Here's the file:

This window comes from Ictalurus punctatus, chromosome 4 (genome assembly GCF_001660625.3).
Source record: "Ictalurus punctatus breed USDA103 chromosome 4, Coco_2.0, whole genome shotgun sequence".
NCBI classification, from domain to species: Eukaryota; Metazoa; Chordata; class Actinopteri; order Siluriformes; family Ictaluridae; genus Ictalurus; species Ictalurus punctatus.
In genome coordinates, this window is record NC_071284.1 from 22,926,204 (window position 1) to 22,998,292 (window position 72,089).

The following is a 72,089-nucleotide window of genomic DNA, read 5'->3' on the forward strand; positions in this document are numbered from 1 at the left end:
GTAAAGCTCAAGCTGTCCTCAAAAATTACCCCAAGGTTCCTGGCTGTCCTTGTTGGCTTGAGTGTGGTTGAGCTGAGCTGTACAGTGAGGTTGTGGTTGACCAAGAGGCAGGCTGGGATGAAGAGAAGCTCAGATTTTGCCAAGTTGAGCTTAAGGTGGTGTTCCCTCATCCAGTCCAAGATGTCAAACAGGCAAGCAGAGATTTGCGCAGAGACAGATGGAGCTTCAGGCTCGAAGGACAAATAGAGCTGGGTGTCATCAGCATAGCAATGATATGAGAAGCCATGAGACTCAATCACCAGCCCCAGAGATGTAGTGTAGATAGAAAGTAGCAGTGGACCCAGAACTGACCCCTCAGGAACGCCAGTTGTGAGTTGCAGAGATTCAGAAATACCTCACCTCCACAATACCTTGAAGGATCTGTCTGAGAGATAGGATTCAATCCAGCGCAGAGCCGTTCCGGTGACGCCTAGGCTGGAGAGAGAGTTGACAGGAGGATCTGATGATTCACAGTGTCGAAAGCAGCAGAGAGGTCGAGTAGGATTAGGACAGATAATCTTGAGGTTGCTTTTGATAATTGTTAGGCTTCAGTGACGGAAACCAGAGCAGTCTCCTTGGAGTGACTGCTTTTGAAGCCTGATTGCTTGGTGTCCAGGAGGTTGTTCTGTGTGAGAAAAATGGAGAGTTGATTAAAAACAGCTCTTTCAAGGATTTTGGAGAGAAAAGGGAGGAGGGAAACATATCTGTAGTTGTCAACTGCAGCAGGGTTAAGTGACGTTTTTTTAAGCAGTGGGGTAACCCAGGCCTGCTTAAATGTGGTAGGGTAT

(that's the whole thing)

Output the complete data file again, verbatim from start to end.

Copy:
This window comes from Ictalurus punctatus, chromosome 4 (genome assembly GCF_001660625.3).
Source record: "Ictalurus punctatus breed USDA103 chromosome 4, Coco_2.0, whole genome shotgun sequence".
NCBI classification, from domain to species: Eukaryota; Metazoa; Chordata; class Actinopteri; order Siluriformes; family Ictaluridae; genus Ictalurus; species Ictalurus punctatus.
In genome coordinates, this window is record NC_071284.1 from 22,926,204 (window position 1) to 22,998,292 (window position 72,089).

The following is a 72,089-nucleotide window of genomic DNA, read 5'->3' on the forward strand; positions in this document are numbered from 1 at the left end:
GTAAAGCTCAAGCTGTCCTCAAAAATTACCCCAAGGTTCCTGGCTGTCCTTGTTGGCTTGAGTGTGGTTGAGCTGAGCTGTACAGTGAGGTTGTGGTTGACCAAGAGGCAGGCTGGGATGAAGAGAAGCTCAGATTTTGCCAAGTTGAGCTTAAGGTGGTGTTCCCTCATCCAGTCCAAGATGTCAAACAGGCAAGCAGAGATTTGCGCAGAGACAGATGGAGCTTCAGGCTCGAAGGACAAATAGAGCTGGGTGTCATCAGCATAGCAATGATATGAGAAGCCATGAGACTCAATCACCAGCCCCAGAGATGTAGTGTAGATAGAAAGTAGCAGTGGACCCAGAACTGACCCCTCAGGAACGCCAGTTGTGAGTTGCAGAGATTCAGAAATACCTCACCTCCACAATACCTTGAAGGATCTGTCTGAGAGATAGGATTCAATCCAGCGCAGAGCCGTTCCGGTGACGCCTAGGCTGGAGAGAGAGTTGACAGGAGGATCTGATGATTCACAGTGTCGAAAGCAGCAGAGAGGTCGAGTAGGATTAGGACAGATAATCTTGAGGTTGCTTTTGATAATTGTTAGGCTTCAGTGACGGAAACCAGAGCAGTCTCCTTGGAGTGACTGCTTTTGAAGCCTGATTGCTTGGTGTCCAGGAGGTTGTTCTGTGTGAGAAAAATGGAGAGTTGATTAAAAACAGCTCTTTCAAGGATTTTGGAGAGAAAAGGGAGGAGGGAAACATATCTGTAGTTGTCAACTGCAGCAGGGTTAAGTGACGTTTTTTTAAGCAGTGGGGTAACCCAGGCCTGCTTAAATGTGGTAGGGTAT